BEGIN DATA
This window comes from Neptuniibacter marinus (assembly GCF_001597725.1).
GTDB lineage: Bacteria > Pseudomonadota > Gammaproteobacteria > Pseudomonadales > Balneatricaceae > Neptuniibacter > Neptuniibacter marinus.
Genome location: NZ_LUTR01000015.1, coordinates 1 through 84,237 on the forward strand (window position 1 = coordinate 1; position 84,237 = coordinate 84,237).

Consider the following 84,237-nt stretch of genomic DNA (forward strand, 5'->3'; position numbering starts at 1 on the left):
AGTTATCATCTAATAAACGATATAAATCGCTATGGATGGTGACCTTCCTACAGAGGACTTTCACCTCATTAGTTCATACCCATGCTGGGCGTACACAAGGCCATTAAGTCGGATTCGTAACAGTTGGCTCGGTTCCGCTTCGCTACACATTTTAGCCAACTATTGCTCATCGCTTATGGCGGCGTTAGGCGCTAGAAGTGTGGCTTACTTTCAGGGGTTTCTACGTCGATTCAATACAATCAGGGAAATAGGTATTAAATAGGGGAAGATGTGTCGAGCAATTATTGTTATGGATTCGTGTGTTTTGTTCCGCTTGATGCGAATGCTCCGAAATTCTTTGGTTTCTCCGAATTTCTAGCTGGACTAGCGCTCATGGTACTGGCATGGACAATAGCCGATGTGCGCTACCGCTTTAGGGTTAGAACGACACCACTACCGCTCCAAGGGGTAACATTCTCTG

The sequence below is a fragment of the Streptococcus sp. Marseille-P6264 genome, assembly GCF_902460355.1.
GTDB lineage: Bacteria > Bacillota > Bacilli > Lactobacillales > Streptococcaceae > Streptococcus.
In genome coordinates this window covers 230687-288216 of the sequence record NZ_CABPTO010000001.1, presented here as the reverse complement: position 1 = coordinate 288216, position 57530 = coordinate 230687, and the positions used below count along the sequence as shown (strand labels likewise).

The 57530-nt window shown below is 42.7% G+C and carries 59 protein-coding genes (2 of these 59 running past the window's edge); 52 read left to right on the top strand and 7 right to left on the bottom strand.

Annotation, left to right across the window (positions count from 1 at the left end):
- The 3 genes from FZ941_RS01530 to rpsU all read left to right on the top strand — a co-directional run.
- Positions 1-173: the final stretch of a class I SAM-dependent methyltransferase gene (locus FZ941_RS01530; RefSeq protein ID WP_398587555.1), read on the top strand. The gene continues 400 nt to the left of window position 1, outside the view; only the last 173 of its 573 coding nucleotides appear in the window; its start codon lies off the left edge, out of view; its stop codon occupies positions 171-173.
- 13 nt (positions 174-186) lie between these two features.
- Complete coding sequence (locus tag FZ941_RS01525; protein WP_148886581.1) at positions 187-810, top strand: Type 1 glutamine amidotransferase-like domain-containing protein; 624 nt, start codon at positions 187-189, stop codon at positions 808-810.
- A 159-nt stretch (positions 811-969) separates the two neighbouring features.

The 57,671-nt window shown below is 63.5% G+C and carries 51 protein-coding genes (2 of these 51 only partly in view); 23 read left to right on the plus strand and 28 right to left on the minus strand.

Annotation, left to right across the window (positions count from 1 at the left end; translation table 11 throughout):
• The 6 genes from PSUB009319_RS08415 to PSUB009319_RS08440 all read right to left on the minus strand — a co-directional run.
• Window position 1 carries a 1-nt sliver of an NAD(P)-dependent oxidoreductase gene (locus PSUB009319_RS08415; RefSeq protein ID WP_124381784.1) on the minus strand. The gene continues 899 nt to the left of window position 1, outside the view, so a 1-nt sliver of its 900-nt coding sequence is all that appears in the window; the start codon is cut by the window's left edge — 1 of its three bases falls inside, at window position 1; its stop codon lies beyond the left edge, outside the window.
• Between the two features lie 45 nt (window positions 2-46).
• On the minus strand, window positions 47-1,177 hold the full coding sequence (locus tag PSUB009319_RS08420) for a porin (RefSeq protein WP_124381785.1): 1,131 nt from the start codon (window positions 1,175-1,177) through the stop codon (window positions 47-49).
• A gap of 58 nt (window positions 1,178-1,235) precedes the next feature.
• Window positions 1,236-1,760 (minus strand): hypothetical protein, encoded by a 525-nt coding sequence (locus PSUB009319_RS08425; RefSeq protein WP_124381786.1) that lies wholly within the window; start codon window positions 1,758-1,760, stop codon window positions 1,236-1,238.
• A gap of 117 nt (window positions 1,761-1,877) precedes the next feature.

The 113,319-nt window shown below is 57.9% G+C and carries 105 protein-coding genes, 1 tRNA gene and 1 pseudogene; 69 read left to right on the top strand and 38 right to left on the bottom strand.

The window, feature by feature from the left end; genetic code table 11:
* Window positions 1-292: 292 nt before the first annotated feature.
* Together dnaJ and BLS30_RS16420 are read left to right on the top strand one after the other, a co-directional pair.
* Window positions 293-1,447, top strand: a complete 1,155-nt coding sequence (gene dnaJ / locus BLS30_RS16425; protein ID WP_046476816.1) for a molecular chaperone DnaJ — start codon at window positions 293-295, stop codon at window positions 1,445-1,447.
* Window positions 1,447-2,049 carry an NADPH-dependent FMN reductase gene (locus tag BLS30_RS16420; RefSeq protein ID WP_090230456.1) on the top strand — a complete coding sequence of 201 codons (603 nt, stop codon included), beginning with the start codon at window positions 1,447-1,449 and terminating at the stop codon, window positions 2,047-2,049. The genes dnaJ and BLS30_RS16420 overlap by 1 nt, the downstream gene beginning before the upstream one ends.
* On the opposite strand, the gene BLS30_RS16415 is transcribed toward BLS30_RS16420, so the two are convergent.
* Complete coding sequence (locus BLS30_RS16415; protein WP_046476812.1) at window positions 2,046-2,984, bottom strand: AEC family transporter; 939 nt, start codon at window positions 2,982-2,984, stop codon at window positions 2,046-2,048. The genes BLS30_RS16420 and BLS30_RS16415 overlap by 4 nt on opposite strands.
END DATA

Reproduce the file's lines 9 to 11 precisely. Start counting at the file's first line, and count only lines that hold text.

The 57530-nt window shown below is 42.7% G+C and carries 59 protein-coding genes (2 of these 59 running past the window's edge); 52 read left to right on the top strand and 7 right to left on the bottom strand.

Annotation, left to right across the window (positions count from 1 at the left end):
- The 3 genes from FZ941_RS01530 to rpsU all read left to right on the top strand — a co-directional run.